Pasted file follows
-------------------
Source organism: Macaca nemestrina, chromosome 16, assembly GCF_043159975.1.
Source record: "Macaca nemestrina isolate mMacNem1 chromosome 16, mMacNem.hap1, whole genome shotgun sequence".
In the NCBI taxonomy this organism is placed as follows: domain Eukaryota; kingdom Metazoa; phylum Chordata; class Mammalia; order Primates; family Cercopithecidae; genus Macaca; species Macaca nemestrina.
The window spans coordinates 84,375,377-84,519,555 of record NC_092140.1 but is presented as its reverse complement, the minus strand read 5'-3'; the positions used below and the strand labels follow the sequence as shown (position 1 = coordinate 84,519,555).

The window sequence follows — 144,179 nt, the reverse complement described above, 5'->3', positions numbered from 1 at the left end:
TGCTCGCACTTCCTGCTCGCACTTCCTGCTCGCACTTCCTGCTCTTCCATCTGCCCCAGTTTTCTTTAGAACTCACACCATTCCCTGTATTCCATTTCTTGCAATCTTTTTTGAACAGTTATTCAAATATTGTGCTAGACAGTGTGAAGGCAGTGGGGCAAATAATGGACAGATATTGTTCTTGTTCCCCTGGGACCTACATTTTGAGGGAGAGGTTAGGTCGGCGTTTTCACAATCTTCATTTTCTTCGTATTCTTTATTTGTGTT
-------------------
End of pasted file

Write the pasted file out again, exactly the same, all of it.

Source organism: Macaca nemestrina, chromosome 16, assembly GCF_043159975.1.
Source record: "Macaca nemestrina isolate mMacNem1 chromosome 16, mMacNem.hap1, whole genome shotgun sequence".
In the NCBI taxonomy this organism is placed as follows: domain Eukaryota; kingdom Metazoa; phylum Chordata; class Mammalia; order Primates; family Cercopithecidae; genus Macaca; species Macaca nemestrina.
The window spans coordinates 84,375,377-84,519,555 of record NC_092140.1 but is presented as its reverse complement, the minus strand read 5'-3'; the positions used below and the strand labels follow the sequence as shown (position 1 = coordinate 84,519,555).

The window sequence follows — 144,179 nt, the reverse complement described above, 5'->3', positions numbered from 1 at the left end:
TGCTCGCACTTCCTGCTCGCACTTCCTGCTCGCACTTCCTGCTCTTCCATCTGCCCCAGTTTTCTTTAGAACTCACACCATTCCCTGTATTCCATTTCTTGCAATCTTTTTTGAACAGTTATTCAAATATTGTGCTAGACAGTGTGAAGGCAGTGGGGCAAATAATGGACAGATATTGTTCTTGTTCCCCTGGGACCTACATTTTGAGGGAGAGGTTAGGTCGGCGTTTTCACAATCTTCATTTTCTTCGTATTCTTTATTTGTGTT